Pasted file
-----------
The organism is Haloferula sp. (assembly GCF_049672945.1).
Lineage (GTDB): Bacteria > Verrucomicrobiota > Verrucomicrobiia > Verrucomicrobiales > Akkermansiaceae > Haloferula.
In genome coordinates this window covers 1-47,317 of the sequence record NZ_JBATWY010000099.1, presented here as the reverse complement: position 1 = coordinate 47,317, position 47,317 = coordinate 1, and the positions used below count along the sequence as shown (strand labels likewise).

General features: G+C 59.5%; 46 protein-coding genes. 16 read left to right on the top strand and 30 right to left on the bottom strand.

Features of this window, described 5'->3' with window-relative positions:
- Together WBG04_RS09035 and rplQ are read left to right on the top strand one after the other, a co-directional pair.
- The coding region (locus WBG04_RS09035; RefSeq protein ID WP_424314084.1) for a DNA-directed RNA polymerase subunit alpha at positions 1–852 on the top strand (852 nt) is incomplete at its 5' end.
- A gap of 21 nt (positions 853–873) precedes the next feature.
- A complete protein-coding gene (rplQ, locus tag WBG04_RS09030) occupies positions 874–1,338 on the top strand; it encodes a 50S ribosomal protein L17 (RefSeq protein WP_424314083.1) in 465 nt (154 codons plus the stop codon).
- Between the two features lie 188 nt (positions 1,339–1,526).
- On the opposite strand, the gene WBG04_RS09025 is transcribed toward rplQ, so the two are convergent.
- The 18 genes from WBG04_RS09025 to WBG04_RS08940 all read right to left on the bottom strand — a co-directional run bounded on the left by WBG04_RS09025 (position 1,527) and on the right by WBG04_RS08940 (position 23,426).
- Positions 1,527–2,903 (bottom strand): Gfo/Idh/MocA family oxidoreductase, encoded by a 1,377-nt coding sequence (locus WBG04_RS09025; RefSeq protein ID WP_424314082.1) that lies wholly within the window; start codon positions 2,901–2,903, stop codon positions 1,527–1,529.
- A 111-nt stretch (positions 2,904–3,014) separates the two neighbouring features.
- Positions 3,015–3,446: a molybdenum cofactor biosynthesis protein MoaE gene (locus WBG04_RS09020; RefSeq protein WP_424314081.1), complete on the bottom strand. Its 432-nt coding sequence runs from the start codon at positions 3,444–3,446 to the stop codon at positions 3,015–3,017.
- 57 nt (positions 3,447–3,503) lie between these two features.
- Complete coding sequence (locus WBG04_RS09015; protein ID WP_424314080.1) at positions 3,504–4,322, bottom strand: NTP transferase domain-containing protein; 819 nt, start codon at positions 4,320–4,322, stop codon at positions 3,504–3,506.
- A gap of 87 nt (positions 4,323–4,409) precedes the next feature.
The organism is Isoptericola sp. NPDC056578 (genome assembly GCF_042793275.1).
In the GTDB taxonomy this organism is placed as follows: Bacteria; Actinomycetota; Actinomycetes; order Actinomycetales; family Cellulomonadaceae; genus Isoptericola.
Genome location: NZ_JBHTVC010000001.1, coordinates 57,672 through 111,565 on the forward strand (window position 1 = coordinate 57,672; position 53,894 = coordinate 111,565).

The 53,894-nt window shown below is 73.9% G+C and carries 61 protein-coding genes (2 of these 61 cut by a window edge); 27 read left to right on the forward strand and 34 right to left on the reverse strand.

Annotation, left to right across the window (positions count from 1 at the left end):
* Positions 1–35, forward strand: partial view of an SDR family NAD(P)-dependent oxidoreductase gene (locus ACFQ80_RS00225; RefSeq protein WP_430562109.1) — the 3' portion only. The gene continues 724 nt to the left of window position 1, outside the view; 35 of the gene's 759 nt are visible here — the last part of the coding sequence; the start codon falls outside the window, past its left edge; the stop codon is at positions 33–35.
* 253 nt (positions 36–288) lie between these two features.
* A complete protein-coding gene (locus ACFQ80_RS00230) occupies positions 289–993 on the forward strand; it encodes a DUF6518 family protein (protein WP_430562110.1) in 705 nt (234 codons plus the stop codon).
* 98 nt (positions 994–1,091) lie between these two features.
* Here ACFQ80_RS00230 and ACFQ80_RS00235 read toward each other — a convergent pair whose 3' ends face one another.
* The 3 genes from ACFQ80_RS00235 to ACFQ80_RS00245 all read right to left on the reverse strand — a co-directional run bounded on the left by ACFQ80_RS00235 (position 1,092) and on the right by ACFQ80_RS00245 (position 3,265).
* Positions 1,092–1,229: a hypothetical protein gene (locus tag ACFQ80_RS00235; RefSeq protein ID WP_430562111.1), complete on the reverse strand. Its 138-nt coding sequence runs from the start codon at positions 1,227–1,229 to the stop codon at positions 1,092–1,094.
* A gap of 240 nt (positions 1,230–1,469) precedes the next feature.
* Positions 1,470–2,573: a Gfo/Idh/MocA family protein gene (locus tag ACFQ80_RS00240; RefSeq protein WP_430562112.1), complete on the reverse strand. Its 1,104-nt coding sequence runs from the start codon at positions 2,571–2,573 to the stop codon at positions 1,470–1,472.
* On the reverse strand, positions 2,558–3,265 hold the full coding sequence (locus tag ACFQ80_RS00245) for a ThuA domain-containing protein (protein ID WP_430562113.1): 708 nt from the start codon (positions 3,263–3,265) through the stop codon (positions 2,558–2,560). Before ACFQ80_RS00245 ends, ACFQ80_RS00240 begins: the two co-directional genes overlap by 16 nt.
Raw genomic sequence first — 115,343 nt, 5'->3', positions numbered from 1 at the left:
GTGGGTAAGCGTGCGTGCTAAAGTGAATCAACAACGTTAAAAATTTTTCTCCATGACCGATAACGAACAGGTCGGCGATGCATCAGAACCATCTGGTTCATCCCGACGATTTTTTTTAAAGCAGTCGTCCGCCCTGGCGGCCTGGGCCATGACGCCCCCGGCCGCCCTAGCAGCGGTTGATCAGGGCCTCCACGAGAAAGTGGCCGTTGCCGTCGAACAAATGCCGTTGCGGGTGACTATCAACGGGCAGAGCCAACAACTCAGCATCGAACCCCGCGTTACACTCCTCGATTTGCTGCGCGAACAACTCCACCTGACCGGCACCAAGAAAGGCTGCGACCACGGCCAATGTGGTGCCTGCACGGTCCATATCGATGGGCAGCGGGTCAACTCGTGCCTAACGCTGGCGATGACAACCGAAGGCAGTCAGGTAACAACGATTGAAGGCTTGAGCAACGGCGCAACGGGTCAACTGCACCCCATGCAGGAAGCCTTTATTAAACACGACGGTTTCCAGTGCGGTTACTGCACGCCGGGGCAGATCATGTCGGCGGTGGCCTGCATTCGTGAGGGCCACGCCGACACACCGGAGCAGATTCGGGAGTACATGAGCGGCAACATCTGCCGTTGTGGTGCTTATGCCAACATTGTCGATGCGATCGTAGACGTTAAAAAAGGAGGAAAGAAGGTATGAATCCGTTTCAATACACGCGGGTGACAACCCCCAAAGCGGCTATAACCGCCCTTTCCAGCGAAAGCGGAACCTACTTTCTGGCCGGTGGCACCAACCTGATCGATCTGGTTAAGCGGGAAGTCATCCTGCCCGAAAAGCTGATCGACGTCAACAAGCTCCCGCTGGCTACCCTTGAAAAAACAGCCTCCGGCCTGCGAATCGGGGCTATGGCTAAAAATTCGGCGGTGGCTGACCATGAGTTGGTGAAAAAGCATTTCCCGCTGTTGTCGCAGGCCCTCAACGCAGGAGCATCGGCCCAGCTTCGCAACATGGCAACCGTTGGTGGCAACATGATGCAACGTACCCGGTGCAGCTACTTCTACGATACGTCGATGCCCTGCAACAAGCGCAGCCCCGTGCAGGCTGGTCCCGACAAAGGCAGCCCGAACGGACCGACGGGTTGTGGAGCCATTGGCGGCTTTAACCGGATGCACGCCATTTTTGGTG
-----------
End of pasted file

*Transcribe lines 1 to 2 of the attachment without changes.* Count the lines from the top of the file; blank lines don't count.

The organism is Haloferula sp. (assembly GCF_049672945.1).
Lineage (GTDB): Bacteria > Verrucomicrobiota > Verrucomicrobiia > Verrucomicrobiales > Akkermansiaceae > Haloferula.